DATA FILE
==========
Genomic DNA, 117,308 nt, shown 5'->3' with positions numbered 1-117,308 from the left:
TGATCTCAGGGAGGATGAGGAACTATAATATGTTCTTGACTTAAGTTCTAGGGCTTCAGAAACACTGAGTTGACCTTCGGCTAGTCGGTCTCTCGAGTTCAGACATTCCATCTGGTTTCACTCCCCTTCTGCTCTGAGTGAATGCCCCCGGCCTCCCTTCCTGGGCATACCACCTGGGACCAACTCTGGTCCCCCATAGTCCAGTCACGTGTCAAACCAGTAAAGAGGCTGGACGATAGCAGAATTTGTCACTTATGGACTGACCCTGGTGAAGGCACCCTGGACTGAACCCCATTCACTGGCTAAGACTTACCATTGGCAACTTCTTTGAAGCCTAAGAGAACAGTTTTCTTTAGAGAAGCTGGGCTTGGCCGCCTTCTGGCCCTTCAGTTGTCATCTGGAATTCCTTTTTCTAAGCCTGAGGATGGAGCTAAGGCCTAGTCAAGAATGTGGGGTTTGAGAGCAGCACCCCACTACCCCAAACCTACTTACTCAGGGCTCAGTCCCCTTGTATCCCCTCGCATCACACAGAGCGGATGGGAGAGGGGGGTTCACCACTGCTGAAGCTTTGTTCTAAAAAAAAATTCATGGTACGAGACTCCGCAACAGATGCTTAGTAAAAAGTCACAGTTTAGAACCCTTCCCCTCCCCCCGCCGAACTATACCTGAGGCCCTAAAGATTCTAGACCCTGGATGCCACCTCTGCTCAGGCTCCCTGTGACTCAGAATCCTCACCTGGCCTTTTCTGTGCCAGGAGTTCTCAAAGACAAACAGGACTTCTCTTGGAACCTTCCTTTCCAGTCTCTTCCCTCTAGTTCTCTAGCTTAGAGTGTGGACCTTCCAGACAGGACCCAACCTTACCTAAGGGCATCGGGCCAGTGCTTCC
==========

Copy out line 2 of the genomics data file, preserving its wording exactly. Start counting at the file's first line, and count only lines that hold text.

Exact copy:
TGATCTCAGGGAGGATGAGGAACTATAATATGTTCTTGACTTAAGTTCTAGGGCTTCAGAAACACTGAGTTGACCTTCGGCTAGTCGGTCTCTCGAGTTCAGACATTCCATCTGGTTTCACTCCCCTTCTGCTCTGAGTGAATGCCCCCGGCCTCCCTTCCTGGGCATACCACCTGGGACCAACTCTGGTCCCCCATAGTCCAGTCACGTGTCAAACCAGTAAAGAGGCTGGACGATAGCAGAATTTGTCACTTATGGACTGACCCTGGTGAAGGCACCCTGGACTGAACCCCATTCACTGGCTAAGACTTACCATTGGCAACTTCTTTGAAGCCTAAGAGAACAGTTTTCTTTAGAGAAGCTGGGCTTGGCCGCCTTCTGGCCCTTCAGTTGTCATCTGGAATTCCTTTTTCTAAGCCTGAGGATGGAGCTAAGGCCTAGTCAAGAATGTGGGGTTTGAGAGCAGCACCCCACTACCCCAAACCTACTTACTCAGGGCTCAGTCCCCTTGTATCCCCTCGCATCACACAGAGCGGATGGGAGAGGGGGGTTCACCACTGCTGAAGCTTTGTTCTAAAAAAAAATTCATGGTACGAGACTCCGCAACAGATGCTTAGTAAAAAGTCACAGTTTAGAACCCTTCCCCTCCCCCCGCCGAACTATACCTGAGGCCCTAAAGATTCTAGACCCTGGATGCCACCTCTGCTCAGGCTCCCTGTGACTCAGAATCCTCACCTGGCCTTTTCTGTGCCAGGAGTTCTCAAAGACAAACAGGACTTCTCTTGGAACCTTCCTTTCCAGTCTCTTCCCTCTAGTTCTCTAGCTTAGAGTGTGGACCTTCCAGACAGGACCCAACCTTACCTAAGGGCATCGGGCCAGTGCTTCC